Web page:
APPENDIX I______________________________________Exemplary computer program for generatingminimally cross hybridizing sets______________________________________Program minxhccinteger*2 sub1(6),mset1(1000,6),mset2(1000,6)dimension nbase(6)ccwrite(*,*)`ENTER SUBUNIT LENGTH`read(*,100)nsub100 format(i1)open(1,file=`sub4.dat`,form=`formatted`,status=`new`)ccnset=0do 7000 m1=1,3do 7000 m2=1,3do 7000 m3=1,3 do 7000 m4=1,3 sub1(1)=m1 sub1(2)=m2 sub1(3)=m3 sub1(4)=m4ccndiff=3ccc Generate set of subunits differing fromc sub1 by at least ndiff nucleotides.c Save in mset1.ccjj=1do 900 j=1,nsub900 mset1(1,j)=sub1(j)ccdo 1000 k1=1,3do 1000 k2=1,3do 1000 k3=1,3 do 1000 k4=1,3cc nbase(1)=k1 nbase(2)=k2 nbase(3)=k3 nbase(4)=k4cn=0do 1200 j=1,nsub if(sub1(j).eq.1 .and. nbase(j).ne.1 .or.1 sub1(j).eq.2 .and. nbase(j).ne.2 .or.3 sub1(j).eq.3 .and. nbase(j).ne.3) then n=n+1 endif1200 continueccif(n.ge.ndiff) thenccc If number of mismatchesc is greater than or equalc to ndiff then recordc subunit in matrix msetccjj=jj+1do 1100 i=1,nsub1100 mset1(jj,i)=nbase(i)endifcc1000 continuecc do 1325 j2=1,nsub mset2(1,j2)=mset1(1,j2)1325 mset2(2,j2)=mset1(2,j2)ccc Compare subunit 2 fromc mset1 with each successivec subunit in mset1, i.e. 3,c 4,5, . . . etc. Save thosec with mismatches .ge. ndiffc in matrix mset2 starting atc position 2.c Next transfer contentsc of mset2 into mset1 andc startc comparisons again this timec starting with subunit 3.c Continue until all subunitsc undergo the comparisons.ccnpass=0cc1700 continuekk=npass+2npass=npass+1ccdo 1500 m=npass+2,jjn=0do 1600 j=1,nsubif(mset1(npass+1,j).eq.1.and.mset1(m,j).ne.1.or.2 mset1(npass+1,j).eq.2.and.mset1(m,j).ne.2.or.2 mset1(npass+1,j).eq.3.and.mset1(m,j).ne.3) then n=n+1 endif1600 continueif(n.ge.ndiff) then kk=kk+1 do 1625 i=1,nsub1625 mset2(kk,i)=mset1(m,i) endif1500 continueccc kk is the number of subunitsc stored in mset2ccc Transfer contents of mset2c into mset1 for next pass.ccdo 2000 k=1,kkdo 2000 m=1,nsub2000 mset1(k,m)=mset2(k,m)if(kk.1t.jj) thenjj=kkgoto 1700endifcc nset=nset+1write(1,7009)7009 format(/)do 7008 k=1,kk7008 write(1,7010)(mset1(k,m),m=1,nsub)7010 format(4i1)write(*,*)write(*,120) kk,nset120 format(1x,`Subunits in set=`,i5,2x,`Set No=`,i5)7000 continue close(1)ccend______________________________________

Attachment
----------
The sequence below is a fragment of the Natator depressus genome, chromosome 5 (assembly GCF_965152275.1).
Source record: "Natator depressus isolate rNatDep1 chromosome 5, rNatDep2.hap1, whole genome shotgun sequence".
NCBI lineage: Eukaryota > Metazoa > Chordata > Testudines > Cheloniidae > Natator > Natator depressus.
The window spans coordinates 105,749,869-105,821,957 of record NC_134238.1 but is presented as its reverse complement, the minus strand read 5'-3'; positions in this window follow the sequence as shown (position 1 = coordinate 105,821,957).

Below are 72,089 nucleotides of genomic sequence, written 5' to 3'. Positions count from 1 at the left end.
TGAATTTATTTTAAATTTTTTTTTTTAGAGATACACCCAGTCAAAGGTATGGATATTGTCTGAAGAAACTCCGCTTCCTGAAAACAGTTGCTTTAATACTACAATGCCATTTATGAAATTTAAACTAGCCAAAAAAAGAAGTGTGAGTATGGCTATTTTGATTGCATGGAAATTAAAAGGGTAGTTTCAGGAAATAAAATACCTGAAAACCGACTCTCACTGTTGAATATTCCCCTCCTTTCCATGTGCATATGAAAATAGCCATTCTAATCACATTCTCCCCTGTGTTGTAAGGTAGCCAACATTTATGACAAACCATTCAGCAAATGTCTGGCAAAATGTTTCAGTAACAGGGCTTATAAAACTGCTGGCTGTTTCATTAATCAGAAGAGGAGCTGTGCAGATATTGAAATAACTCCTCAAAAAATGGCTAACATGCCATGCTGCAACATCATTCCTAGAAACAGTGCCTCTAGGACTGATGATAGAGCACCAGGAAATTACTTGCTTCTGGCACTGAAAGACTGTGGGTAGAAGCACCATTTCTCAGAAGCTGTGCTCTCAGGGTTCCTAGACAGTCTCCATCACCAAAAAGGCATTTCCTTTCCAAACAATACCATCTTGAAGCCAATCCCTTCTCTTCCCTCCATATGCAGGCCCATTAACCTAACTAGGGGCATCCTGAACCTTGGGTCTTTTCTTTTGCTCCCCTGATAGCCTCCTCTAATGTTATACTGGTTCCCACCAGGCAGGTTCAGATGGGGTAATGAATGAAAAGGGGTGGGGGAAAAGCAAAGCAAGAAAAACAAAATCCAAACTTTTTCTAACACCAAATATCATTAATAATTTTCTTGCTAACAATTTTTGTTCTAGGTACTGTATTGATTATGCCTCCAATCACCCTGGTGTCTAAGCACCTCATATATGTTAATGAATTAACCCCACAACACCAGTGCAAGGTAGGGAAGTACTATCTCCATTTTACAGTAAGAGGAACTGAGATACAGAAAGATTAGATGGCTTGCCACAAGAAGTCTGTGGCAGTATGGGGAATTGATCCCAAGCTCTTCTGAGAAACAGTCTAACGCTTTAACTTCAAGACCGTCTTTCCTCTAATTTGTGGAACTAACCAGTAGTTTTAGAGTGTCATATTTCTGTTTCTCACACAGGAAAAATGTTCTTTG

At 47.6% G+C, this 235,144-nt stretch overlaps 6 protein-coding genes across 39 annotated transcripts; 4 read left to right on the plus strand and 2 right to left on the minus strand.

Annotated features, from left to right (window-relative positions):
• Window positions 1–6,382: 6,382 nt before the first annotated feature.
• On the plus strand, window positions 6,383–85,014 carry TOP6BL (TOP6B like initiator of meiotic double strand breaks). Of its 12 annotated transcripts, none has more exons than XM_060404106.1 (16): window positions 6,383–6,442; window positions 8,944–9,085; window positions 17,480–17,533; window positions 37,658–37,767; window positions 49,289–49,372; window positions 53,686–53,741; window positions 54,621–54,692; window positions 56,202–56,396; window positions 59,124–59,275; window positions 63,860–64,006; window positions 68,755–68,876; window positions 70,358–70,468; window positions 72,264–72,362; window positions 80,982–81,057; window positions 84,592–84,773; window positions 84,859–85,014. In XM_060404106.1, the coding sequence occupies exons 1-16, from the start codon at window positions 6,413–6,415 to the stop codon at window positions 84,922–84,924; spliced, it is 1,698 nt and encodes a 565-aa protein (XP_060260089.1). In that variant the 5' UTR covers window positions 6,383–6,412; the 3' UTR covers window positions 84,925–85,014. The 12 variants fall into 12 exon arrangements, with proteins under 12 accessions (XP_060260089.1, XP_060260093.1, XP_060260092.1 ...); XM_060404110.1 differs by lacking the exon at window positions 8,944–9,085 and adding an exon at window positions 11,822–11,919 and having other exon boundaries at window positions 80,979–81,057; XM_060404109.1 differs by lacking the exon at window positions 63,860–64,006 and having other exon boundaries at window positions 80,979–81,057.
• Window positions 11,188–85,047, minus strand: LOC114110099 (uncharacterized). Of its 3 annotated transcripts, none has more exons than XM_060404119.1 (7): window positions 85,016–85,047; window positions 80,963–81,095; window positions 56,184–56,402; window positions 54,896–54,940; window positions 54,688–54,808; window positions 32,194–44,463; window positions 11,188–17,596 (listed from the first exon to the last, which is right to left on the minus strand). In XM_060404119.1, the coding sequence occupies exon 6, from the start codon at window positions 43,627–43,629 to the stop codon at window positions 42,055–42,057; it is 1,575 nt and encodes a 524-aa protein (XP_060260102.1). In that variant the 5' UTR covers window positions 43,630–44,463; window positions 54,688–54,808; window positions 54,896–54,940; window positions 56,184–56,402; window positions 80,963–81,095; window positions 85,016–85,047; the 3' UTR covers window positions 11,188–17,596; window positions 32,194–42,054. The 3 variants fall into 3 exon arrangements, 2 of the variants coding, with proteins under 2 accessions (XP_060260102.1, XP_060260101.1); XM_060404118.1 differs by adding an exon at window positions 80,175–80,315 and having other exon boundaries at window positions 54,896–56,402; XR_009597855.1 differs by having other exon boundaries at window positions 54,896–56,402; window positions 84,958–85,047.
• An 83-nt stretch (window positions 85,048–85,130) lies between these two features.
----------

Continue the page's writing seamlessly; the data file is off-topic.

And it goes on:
__________________________________________________________________________SEQUENCE LISTING(1) GENERAL INFORMATION:(iii) NUMBER OF SEQUENCES: 13(2) INFORMATION FOR SEQ ID NO: 1:(i) SEQUENCE CHARACTERISTICS:(A) LENGTH: 22 nucleotides(B) TYPE: nucleic acid(C) STRANDEDNESS: single(D) TOPOLOGY: linear(xi) SEQUENCE DESCRIPTION: SEQ ID NO: 1:GGAAGAGGAAGAGGAAGANNNN22(2) INFORMATION FOR SEQ ID NO: 2:(i) SEQUENCE CHARACTERISTICS:(A) LENGTH: 22 nucleotides(B) TYPE: nucleic acid(C) STRANDEDNESS: single(D) TOPOLOGY: linear(xi) SEQUENCE DESCRIPTION: SEQ ID NO: 2:GAAGAGGAAGAGGAAGAGNNNN22(2) INFORMATION FOR SEQ ID NO: 3:(i) SEQUENCE CHARACTERISTICS:(A) LENGTH: 22 nucleotides(B) TYPE: nucleic acid(C) STRANDEDNESS: single(D) TOPOLOGY: linear(xi) SEQUENCE DESCRIPTION: SEQ ID NO: 3:AAGAGGAAGAGGAAGAGGNNNN22(2) INFORMATION FOR SEQ ID NO: 4:(i) SEQUENCE CHARACTERISTICS:(A) LENGTH: 22 nucleotides(B) TYPE: nucleic acid(C) STRANDEDNESS: single(D) TOPOLOGY: linear(xi) SEQUENCE DESCRIPTION: SEQ ID NO: 4:AGAGGAAGAGGAAGAGGANNNN22(2) INFORMATION FOR SEQ ID NO: 5:(i) SEQUENCE CHARACTERISTICS:(A) LENGTH: 22 nucleotides(B) TYPE: nucleic acid(C) STRANDEDNESS: single(D) TOPOLOGY: linear(xi) SEQUENCE DESCRIPTION: SEQ ID NO: 5:GAGGAAGAGGAAGAGGAANNNN2(2) INFORMATION FOR SEQ ID NO: 6:(i) SEQUENCE CHARACTERISTICS:(A) LENGTH: 22 nucleotides(B) TYPE: nucleic acid(C) STRANDEDNESS: single(D) TOPOLOGY: linear(xi) SEQUENCE DESCRIPTION: SEQ ID NO: 6:AGGAAGAGGAAGAGGAAGNNNN22(2) INFORMATION FOR SEQ ID NO: 7:(i) SEQUENCE CHARACTERISTICS:(A) LENGTH: 25 nucleotides(B) TYPE: nucleic acid(C) STRANDEDNESS: single(D) TOPOLOGY: linear(xi) SEQUENCE DESCRIPTION: SEQ ID NO: 7:CCTTCTCCTTCTCCTTCTTCCNNNN25(2) INFORMATION FOR SEQ ID NO: 8:(i) SEQUENCE CHARACTERISTICS:(A) LENGTH: 20 nucleotides(B) TYPE: nucleic acid(C) STRANDEDNESS: double(D) TOPOLOGY: linear(xi) SEQUENCE DESCRIPTION: SEQ ID NO: 8:AGTGGCTGGGCATCGGACCG20(2) INFORMATION FOR SEQ ID NO: 9:(i) SEQUENCE CHARACTERISTICS:(A) LENGTH: 20 nucleotides(B) TYPE: nucleic acid(C) STRANDEDNESS: double(D) TOPOLOGY: linear(xi) SEQUENCE DESCRIPTION: SEQ ID NO: 9:GGGGCCCAGTCAGCGTCGAT20(2) INFORMATION FOR SEQ ID NO: 10:(i) SEQUENCE CHARACTERISTICS:(A) LENGTH: 70 nucleotides(B) TYPE: nucleic acid(C) STRANDEDNESS: double(D) TOPOLOGY: linear(xi) SEQUENCE DESCRIPTION: SEQ ID NO: 10:AAAAGGAGGAGGCCTTGATAGAGAGGACCTGTTTAAACGTTTAAACGGAT50CCTCTTCCTCTTCCTCTTCC70(2) INFORMATION FOR SEQ ID NO: 11:(i) SEQUENCE CHARACTERISTICS:(A) LENGTH: 26 nucleotides(B) TYPE: nucleic acid(C) STRANDEDNESS: single(D) TOPOLOGY: linear(xi) SEQUENCE DESCRIPTION: SEQ ID NO: 11:NNNNNNNNAAAAGGAGGAGGCCTTGA26(2) INFORMATION FOR SEQ ID NO: 12:(i) SEQUENCE CHARACTERISTICS:(A) LENGTH: 43 nucleotides(B) TYPE: nucleic acid(C) STRANDEDNESS: double(D) TOPOLOGY: linear(xi) SEQUENCE DESCRIPTION: SEQ ID NO: 12:NNNNNNNNAGAGAGAGAGAGGAGAGAGAGAGTAGAGAGGACCG43(2) INFORMATION FOR SEQ ID NO: 13:(i) SEQUENCE CHARACTERISTICS:(A) LENGTH: 12 nucleotides(B) TYPE: nucleic acid(C) STRANDEDNESS: single(D) TOPOLOGY: linear(xi) SEQUENCE DESCRIPTION: SEQ ID NO: 13:AUCUCUCCUGGC12__________________________________________________________________________